W3C home > Mailing lists > Public > public-html@w3.org > August 2007

Re: review of content type rules by IETF/HTTP community

From: Julian Reschke <julian.reschke@gmx.de>
Date: Fri, 24 Aug 2007 12:36:53 +0200
Message-ID: <46CEB4C5.20405@gmx.de>
To: public-html@w3.org

Ian Hickson wrote:
> ...
>> The solution is to require that compliant sniffing be combined with 
>> compliant error reporting.  It is not a perfect solution, but it will at 
>> least give us a chance to reintroduce feedback in the loop.
> Telling the end user that the content is broken will not do anything. 

But telling the content author may.

> ...
> Users wouldn't understand why the UA kept saying it, especially since it 
> would say it for most pages on the Web. Making the errors only appear in 
> error consoles is already done in many cases, and could be done in more, 
> but that's a UA issue, not an interoperability issue, and thus out of 
> scope for a specification. (Mozilla already reports Content-Type errors 
> for stylesheets, but nobody cares.)

How do you know that nobody cares? What's the percentage of CSS served 
with the wrong mime type?

> ...
>> Why?  Users don't rely on that -- browser vendors do because they'd 
>> rather whitewash errors than deal with questions.
> What questions? Users aren't going to ask their browser vendor why the new 
> version of their browser doesn't render the pages they visit correctly 
> anymore -- they're just going to use another browser, which does.

Depends. If HTML5 has compelling new features, and all major vendors 
actually do this, things may look differently. (I note that all major 
vendors are part of this initiative).

> ...
>> The reason for placing it in different specs is so that implementations 
>> of HTML-generating applications would not have to read it.  YMMV.
> HTML-generating applications already don't have to read huge chunks of the 
> spec. I don't think is a especially interesting section to extract.

And that's a problem that has been raised before. The current monolithic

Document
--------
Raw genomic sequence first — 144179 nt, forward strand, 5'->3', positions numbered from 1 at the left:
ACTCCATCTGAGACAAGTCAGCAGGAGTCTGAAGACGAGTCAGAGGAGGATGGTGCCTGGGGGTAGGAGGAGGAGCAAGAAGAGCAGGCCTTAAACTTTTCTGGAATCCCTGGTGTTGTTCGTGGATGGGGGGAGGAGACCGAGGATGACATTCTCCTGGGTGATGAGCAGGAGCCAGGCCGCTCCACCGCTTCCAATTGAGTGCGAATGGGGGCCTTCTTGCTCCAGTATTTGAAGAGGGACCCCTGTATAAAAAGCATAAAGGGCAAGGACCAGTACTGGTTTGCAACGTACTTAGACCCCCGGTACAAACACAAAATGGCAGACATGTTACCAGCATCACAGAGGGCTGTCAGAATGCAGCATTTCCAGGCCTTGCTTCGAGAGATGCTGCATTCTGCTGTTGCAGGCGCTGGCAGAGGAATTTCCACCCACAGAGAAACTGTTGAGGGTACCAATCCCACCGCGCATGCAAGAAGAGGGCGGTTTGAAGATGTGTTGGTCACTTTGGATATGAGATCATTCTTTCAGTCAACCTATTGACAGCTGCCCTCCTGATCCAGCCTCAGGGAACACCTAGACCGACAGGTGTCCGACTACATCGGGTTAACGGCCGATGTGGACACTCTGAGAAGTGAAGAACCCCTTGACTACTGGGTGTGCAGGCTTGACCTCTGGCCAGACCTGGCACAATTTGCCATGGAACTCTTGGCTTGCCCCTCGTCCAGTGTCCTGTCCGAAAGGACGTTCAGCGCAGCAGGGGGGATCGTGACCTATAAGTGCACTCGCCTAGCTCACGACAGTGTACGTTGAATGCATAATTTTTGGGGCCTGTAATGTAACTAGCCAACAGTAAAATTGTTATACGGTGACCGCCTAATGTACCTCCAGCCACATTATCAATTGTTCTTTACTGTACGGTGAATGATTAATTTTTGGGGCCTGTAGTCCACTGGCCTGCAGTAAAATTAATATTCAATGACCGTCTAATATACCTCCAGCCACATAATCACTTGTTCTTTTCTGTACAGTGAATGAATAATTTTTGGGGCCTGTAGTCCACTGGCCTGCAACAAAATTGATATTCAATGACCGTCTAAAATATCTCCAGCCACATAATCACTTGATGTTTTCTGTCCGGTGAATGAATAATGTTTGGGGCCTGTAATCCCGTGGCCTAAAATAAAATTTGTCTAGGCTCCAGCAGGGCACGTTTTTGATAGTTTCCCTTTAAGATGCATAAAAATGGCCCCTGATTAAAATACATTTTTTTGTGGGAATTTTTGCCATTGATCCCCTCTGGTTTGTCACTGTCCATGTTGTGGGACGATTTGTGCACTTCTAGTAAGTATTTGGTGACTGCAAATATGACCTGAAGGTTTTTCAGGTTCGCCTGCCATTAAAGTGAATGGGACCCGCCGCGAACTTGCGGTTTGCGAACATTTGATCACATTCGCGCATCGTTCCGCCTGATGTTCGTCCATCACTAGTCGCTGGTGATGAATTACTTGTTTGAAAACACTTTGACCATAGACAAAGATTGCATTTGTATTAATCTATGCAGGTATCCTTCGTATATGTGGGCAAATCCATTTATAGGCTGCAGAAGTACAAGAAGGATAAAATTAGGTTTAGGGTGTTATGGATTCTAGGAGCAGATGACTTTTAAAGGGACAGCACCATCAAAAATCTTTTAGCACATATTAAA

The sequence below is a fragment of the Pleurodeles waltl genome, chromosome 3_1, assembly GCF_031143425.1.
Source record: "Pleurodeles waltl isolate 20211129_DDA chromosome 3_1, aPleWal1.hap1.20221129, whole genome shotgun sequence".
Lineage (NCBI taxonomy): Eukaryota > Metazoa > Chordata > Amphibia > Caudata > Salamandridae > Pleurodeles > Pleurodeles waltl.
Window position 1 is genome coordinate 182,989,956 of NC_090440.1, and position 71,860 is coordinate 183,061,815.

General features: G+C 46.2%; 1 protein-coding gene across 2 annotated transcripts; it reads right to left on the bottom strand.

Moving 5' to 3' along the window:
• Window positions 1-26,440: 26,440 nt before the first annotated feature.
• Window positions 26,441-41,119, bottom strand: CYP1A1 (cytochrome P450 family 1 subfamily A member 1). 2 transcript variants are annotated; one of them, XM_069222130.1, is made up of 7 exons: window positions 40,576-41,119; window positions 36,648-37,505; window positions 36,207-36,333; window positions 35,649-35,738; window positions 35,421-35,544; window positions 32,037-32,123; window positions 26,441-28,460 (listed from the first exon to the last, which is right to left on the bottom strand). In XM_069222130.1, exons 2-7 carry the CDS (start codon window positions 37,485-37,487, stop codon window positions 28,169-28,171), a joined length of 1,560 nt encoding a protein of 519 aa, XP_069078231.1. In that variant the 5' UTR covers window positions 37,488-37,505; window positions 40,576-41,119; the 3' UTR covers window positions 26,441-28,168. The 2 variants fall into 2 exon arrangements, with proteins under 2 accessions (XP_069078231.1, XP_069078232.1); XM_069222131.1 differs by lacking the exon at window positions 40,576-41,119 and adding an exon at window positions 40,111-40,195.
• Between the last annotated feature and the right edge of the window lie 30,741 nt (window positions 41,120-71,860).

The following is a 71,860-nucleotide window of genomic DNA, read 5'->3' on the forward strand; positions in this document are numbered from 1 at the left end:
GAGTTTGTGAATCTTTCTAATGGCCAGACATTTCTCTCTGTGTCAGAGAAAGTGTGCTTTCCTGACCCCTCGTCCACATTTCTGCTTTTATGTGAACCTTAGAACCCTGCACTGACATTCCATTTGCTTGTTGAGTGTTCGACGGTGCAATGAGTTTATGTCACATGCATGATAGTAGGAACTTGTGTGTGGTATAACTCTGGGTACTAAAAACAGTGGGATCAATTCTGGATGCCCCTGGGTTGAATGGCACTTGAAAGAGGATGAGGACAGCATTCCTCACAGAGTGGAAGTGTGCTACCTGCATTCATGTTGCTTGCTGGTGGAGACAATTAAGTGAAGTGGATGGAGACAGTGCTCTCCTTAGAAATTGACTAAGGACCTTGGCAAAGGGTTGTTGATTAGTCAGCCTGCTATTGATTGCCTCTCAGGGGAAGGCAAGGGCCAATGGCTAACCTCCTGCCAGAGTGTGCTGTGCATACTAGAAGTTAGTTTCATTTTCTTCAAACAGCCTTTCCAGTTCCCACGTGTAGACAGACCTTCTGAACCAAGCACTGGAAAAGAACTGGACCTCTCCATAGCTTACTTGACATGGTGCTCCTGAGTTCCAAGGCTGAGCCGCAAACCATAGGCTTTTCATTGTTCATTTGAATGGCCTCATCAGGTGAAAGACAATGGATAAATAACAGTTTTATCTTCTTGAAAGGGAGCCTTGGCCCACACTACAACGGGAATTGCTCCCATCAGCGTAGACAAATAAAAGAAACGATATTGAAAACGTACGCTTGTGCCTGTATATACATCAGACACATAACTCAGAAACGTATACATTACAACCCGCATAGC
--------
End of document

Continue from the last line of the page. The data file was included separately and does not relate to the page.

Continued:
structure negatively affects the readability for content producers. As 
there are far more producers than consumers, I think this is the wrong 

> ...
>> I mean that it is missing:
>>   4.7.6  When sniffed type disagrees with Content-Type metadata
>>   If Content-Type metadata is present but differs from the sniffed
>>   type, then this discrepancy SHOULD be reported to the user as a
>>   content error unless such reporting has been turned off by
>>   configuration.  [... perhaps also disable script handling within
>>   the context of such a discrepancy ...]
> Such user interface issues are out of scope of a specification, IMHO. They 
> are not required for interoperability.

On the other hand, content sniffing is not required for compliant 
content, right? Besides, interoperability is not the single driving 
principle. Consistency with other standards and security should be 
considered as well.

> ...
> Furthermore, that requirement would be ignored. If you can get a browser 
> vendor to actually implement the above in a way you consider acceptable, 
> then I'd consider putting it in the spec -- but there's no point putting 
> something in which every single browser vendor has repeatedly told me and 
> others that they would never do.
> Browser vendors don't implement specs they disagree with. As spec authors, 
> we only have power over user agent implementors so long as we tell them to 
> do things they want to do anyway.

...which would mean that we (== the HTML WG) have no power at all.

I would consider that a major issue, and would like to hear what the 
vendors actually have to say about it.

Best regards, Julian
Received on Friday, 24 August 2007 10:37:09 UTC

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